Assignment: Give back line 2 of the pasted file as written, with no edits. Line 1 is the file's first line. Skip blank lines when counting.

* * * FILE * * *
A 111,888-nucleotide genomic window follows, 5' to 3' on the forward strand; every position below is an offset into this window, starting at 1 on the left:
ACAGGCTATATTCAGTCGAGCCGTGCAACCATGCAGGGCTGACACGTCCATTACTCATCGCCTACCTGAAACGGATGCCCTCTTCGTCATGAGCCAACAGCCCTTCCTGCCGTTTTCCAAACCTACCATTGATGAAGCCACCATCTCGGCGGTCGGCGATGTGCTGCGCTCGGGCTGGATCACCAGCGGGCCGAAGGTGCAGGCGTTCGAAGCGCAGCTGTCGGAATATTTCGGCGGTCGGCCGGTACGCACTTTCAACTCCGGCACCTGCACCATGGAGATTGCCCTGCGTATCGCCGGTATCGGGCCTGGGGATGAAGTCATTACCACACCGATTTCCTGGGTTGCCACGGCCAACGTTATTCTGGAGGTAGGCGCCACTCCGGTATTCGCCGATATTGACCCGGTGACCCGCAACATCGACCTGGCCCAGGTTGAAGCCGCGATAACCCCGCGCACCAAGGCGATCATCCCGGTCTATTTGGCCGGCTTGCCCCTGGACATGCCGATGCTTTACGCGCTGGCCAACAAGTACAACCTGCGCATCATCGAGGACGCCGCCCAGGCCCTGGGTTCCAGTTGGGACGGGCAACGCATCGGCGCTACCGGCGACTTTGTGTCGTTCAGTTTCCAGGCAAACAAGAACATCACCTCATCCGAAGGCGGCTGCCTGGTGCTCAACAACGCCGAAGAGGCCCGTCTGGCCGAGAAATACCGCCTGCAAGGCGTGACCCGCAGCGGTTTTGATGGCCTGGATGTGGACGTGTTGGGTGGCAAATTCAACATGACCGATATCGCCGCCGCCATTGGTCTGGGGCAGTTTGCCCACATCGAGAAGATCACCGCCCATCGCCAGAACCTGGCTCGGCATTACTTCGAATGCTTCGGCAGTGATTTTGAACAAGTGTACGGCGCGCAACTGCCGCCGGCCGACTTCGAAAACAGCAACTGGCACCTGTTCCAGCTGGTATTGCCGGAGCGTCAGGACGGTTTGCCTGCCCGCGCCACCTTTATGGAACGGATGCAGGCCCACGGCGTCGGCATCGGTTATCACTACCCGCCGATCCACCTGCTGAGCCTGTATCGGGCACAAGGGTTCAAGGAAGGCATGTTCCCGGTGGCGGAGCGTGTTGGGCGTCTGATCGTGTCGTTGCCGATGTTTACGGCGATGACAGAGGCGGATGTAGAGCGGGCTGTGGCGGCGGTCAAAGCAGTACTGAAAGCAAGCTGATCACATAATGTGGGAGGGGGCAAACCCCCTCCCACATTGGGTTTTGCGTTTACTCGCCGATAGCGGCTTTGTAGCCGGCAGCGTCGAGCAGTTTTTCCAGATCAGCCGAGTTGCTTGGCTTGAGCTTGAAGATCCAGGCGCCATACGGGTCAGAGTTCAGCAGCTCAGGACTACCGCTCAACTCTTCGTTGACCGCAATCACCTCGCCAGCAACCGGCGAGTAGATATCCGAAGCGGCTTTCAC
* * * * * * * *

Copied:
ACAGGCTATATTCAGTCGAGCCGTGCAACCATGCAGGGCTGACACGTCCATTACTCATCGCCTACCTGAAACGGATGCCCTCTTCGTCATGAGCCAACAGCCCTTCCTGCCGTTTTCCAAACCTACCATTGATGAAGCCACCATCTCGGCGGTCGGCGATGTGCTGCGCTCGGGCTGGATCACCAGCGGGCCGAAGGTGCAGGCGTTCGAAGCGCAGCTGTCGGAATATTTCGGCGGTCGGCCGGTACGCACTTTCAACTCCGGCACCTGCACCATGGAGATTGCCCTGCGTATCGCCGGTATCGGGCCTGGGGATGAAGTCATTACCACACCGATTTCCTGGGTTGCCACGGCCAACGTTATTCTGGAGGTAGGCGCCACTCCGGTATTCGCCGATATTGACCCGGTGACCCGCAACATCGACCTGGCCCAGGTTGAAGCCGCGATAACCCCGCGCACCAAGGCGATCATCCCGGTCTATTTGGCCGGCTTGCCCCTGGACATGCCGATGCTTTACGCGCTGGCCAACAAGTACAACCTGCGCATCATCGAGGACGCCGCCCAGGCCCTGGGTTCCAGTTGGGACGGGCAACGCATCGGCGCTACCGGCGACTTTGTGTCGTTCAGTTTCCAGGCAAACAAGAACATCACCTCATCCGAAGGCGGCTGCCTGGTGCTCAACAACGCCGAAGAGGCCCGTCTGGCCGAGAAATACCGCCTGCAAGGCGTGACCCGCAGCGGTTTTGATGGCCTGGATGTGGACGTGTTGGGTGGCAAATTCAACATGACCGATATCGCCGCCGCCATTGGTCTGGGGCAGTTTGCCCACATCGAGAAGATCACCGCCCATCGCCAGAACCTGGCTCGGCATTACTTCGAATGCTTCGGCAGTGATTTTGAACAAGTGTACGGCGCGCAACTGCCGCCGGCCGACTTCGAAAACAGCAACTGGCACCTGTTCCAGCTGGTATTGCCGGAGCGTCAGGACGGTTTGCCTGCCCGCGCCACCTTTATGGAACGGATGCAGGCCCACGGCGTCGGCATCGGTTATCACTACCCGCCGATCCACCTGCTGAGCCTGTATCGGGCACAAGGGTTCAAGGAAGGCATGTTCCCGGTGGCGGAGCGTGTTGGGCGTCTGATCGTGTCGTTGCCGATGTTTACGGCGATGACAGAGGCGGATGTAGAGCGGGCTGTGGCGGCGGTCAAAGCAGTACTGAAAGCAAGCTGATCACATAATGTGGGAGGGGGCAAACCCCCTCCCACATTGGGTTTTGCGTTTACTCGCCGATAGCGGCTTTGTAGCCGGCAGCGTCGAGCAGTTTTTCCAGATCAGCCGAGTTGCTTGGCTTGAGCTTGAAGATCCAGGCGCCATACGGGTCAGAGTTCAGCAGCTCAGGACTACCGCTCAACTCTTCGTTGACCGCAATCACCTCGCCAGCAACCGGCGAGTAGATATCCGAAGCGGCTTTCAC